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4

A - Expansion tank. This prevents the pressure increase due to heating water, from damaging the plumbing. The tank is filled with air, that is separated from the water by a bladder. When the water expands due to heating, water compresses the air absorbing the pressure. B - Check valve (or back flow valve). This is designed to only allow water to flow in ...


3

The white pipe at the top left appears to have a thermostatic mixer valve. That's the output side of the water heater. To avoid running out of hot water too quickly, the tank is set to a somewhat higher temperature than is actually desired, and this valve mixes that with cold water to get the actual temperature and sends that to the rest of the house. The ...


0

That depends. If the water heater in question has a pilot light, as opposed to an igniter, then probably not, but if there is an igniter and not a pilot light, the fuse for the igniter could blow as the igniter tries to light a nonexistent gas flow. As far as physical damage to the water heater itself, I don't see how. A fuse is a pretty minor fix. And if ...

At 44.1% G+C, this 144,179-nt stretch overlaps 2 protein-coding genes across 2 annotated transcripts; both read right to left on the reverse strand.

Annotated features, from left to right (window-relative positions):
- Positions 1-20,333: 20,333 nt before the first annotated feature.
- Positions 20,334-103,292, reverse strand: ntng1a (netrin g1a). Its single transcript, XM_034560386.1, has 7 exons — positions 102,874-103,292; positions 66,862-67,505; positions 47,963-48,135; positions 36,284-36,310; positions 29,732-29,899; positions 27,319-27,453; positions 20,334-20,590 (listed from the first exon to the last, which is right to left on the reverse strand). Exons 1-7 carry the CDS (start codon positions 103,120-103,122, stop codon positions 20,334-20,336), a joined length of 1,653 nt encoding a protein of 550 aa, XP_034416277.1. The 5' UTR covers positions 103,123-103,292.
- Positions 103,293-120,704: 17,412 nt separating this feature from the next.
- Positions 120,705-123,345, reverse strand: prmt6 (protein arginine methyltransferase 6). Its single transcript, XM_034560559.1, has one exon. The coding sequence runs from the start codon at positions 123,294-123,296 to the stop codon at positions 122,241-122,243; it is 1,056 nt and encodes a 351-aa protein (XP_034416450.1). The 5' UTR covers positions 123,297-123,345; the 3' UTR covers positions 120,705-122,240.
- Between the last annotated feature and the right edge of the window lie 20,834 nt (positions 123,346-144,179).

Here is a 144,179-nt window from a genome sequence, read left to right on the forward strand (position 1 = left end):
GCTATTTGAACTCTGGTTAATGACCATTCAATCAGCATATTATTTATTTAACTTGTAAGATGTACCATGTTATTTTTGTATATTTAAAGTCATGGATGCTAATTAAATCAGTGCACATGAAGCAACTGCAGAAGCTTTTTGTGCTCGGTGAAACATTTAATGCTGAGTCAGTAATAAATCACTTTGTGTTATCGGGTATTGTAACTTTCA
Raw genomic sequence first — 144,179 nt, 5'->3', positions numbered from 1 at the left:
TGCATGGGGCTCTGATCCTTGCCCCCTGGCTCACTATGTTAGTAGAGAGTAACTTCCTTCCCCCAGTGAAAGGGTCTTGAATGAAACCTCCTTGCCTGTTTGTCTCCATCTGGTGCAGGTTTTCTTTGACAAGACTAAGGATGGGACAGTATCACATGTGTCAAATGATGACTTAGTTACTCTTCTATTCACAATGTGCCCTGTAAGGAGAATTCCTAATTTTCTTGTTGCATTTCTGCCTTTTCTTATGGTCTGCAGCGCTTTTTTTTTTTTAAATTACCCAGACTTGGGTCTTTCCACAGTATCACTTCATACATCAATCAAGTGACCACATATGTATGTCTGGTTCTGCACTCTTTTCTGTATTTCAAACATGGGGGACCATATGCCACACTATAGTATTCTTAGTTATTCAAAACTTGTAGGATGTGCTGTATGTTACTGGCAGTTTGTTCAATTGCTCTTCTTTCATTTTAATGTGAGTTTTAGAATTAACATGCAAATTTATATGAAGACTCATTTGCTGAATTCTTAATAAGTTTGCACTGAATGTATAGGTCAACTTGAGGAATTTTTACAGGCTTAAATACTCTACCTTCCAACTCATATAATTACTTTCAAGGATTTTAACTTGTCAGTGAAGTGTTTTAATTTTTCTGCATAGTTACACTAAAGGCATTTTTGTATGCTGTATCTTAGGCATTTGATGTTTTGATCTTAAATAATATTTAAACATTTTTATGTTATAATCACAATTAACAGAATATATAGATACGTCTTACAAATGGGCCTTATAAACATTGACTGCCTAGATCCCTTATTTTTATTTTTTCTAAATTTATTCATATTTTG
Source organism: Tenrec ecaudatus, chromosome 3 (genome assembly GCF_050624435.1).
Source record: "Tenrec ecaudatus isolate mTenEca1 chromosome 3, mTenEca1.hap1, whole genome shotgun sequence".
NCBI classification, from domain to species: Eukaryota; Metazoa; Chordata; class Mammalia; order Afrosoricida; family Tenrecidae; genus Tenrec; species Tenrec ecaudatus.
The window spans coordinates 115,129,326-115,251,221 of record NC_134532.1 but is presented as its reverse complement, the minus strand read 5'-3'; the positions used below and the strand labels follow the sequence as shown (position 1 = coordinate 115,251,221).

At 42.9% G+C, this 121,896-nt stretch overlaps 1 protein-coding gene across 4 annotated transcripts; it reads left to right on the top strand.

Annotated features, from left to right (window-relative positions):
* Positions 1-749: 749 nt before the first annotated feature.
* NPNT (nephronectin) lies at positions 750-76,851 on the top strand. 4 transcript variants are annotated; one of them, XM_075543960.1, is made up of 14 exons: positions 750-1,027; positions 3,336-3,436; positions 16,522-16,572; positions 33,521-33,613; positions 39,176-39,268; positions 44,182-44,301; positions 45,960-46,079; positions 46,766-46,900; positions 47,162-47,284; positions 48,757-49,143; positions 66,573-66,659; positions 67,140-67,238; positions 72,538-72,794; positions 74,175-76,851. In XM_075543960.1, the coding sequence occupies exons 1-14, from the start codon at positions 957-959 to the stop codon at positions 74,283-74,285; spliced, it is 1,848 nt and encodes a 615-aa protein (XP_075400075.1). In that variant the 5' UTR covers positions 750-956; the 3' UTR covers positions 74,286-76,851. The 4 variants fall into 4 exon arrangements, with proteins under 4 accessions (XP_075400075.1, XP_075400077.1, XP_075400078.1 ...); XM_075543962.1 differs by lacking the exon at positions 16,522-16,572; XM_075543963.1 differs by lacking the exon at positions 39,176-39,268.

7

According to National Electrical Code, the pipe has to be bonded. However, it can be bonded using the grounding conductor serving the equipment that uses the gas. ...The equipment grounding conductor for the circuit that is likely to energize the piping shall be permitted to serve as the bonding means... As for lightning strikes, the gas company is ...


0

Make sure the output on your regulator is set correctly -- probably about 10" WC.


3

It's not, exactly, frozen. Liquified Propane Gas maintains a pressure in the tank proportional to the temperature of the tank/gas. You might have noticed that the tank was quite cold - as you use gas, the liquid in the tank boils to replace it, and the boiling of the liquid takes heat (latent heat of vaporization) so the liquid and the tank cool as gas is ...



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